Theoretical Models in Probation and Parole

TheoreticalModels in Probation and Parole

Thethree basic theoretical models for treatment in probation and paroleare psychoanalytic theory, reality therapy, and behavior/learningtheory (Abadinsky, 2012). Of the three models, behavior/learningtheory is the easiest to explain and understand. The theoreticalmodel primarily focuses on the role of behavior in relation toprobation and parole and the ability of human beings to learnbehavior. Behavior can be learned from the social environment and canbe adaptive or maladaptive in regard to probation and parole(Abadinsky, 2012). It posits that a given behavior is not natural,but reflects a learning process in which it was acquired. Theconsequences of the behavior are the reinforcers. Adaptive orpositive behavior is accompanied by positive reinforcement. Negativeor maladaptive behavior is accompanied by negative reinforcement whenthe stimulus is removed (Abadinsky, 2012).

Behavior/learningtheory differs from psychoanalytic theory and reality therapy in thesense that it does not focus on needs in determining how a person ishandled in probation/parole. Reality therapy postulates that humanbeings are born with at least two built-in psychological needs(Abadinsky, 2012). Accordingly, these include the need to belong andbe loved and need for gaining self-worth/recognition (Abadinsky,2012). Psychoanalytic theory, on the other hand, focuses on the needsassociated with the different stages of psychological development.The stages are id, ego and superego (Abadinsky, 2012). According toAbadinsky, (2012), while it seeks gratification, ego restrains it andthe superego injects rationale/morality over the ego. Thus, eachstage has needs. Psychoanalytic theory shows the barriers that canhinder someone’s effectiveness in carrying out the expected socialrole (Abadinsky, 2012). However, behavior/learning theory does notlook at the needs that may culminate to criminal behavior. Rather, itlooks at how human beings learn behavior and how different forms ofbehavior are reinforced (positively/negatively).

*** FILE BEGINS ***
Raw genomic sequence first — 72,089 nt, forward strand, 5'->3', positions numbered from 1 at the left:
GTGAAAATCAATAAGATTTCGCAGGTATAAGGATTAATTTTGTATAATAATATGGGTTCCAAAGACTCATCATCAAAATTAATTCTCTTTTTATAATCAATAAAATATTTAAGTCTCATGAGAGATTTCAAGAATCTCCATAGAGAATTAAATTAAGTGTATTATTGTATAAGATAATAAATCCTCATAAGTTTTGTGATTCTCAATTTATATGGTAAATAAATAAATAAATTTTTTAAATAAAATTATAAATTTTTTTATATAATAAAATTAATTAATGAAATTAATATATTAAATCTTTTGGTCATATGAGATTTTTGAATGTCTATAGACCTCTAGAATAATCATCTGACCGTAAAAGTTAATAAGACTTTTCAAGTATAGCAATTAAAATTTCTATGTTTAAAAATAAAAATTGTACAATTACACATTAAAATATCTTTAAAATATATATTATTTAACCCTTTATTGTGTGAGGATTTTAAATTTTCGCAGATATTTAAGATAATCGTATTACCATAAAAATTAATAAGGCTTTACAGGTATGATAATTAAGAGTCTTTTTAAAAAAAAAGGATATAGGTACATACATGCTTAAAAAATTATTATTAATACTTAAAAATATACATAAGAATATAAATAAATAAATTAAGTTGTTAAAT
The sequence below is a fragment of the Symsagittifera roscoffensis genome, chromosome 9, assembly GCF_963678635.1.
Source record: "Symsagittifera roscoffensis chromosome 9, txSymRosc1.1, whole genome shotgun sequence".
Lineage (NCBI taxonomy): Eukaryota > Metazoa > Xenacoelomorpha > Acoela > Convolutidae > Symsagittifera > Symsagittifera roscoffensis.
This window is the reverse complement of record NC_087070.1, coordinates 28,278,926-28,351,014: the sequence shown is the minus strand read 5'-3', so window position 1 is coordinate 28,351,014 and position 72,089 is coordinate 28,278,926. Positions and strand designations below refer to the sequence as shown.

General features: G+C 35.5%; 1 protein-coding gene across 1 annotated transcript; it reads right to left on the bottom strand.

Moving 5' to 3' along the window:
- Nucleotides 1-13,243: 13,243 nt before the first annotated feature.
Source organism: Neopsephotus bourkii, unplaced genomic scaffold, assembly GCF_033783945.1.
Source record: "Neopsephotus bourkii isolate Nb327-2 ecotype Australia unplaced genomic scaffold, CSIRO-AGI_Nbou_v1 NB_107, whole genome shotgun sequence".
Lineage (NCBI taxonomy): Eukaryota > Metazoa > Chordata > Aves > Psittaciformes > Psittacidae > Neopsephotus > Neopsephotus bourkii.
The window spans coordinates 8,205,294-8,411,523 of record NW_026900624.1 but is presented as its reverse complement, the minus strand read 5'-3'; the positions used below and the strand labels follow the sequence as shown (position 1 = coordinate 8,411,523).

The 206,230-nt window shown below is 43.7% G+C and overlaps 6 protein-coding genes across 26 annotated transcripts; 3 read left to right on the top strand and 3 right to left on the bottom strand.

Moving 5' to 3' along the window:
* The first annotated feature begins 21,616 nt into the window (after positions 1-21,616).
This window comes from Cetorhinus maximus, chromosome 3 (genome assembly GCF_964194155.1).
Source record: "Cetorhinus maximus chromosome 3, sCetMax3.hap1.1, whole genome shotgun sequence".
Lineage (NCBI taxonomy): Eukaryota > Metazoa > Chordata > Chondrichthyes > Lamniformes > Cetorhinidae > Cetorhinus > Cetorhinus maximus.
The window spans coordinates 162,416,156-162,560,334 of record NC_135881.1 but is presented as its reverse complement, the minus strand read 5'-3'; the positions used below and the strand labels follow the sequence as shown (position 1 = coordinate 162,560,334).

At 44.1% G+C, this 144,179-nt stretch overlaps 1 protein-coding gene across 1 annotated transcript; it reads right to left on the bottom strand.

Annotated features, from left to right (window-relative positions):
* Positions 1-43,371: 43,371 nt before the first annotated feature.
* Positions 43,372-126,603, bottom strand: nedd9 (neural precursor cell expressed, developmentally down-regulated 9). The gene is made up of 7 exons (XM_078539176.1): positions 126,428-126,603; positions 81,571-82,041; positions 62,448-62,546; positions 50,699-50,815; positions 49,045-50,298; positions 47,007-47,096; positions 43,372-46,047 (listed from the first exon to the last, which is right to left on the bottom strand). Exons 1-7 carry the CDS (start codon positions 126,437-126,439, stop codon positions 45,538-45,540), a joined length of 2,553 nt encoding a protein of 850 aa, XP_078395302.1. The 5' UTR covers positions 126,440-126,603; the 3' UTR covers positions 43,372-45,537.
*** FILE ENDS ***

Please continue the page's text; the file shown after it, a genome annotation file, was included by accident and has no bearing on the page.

Reference

Abadinsky,H. (2012). Probationand parole: Theory and practice(11th ed.). Upper Saddle River, NJ: Prentice Hall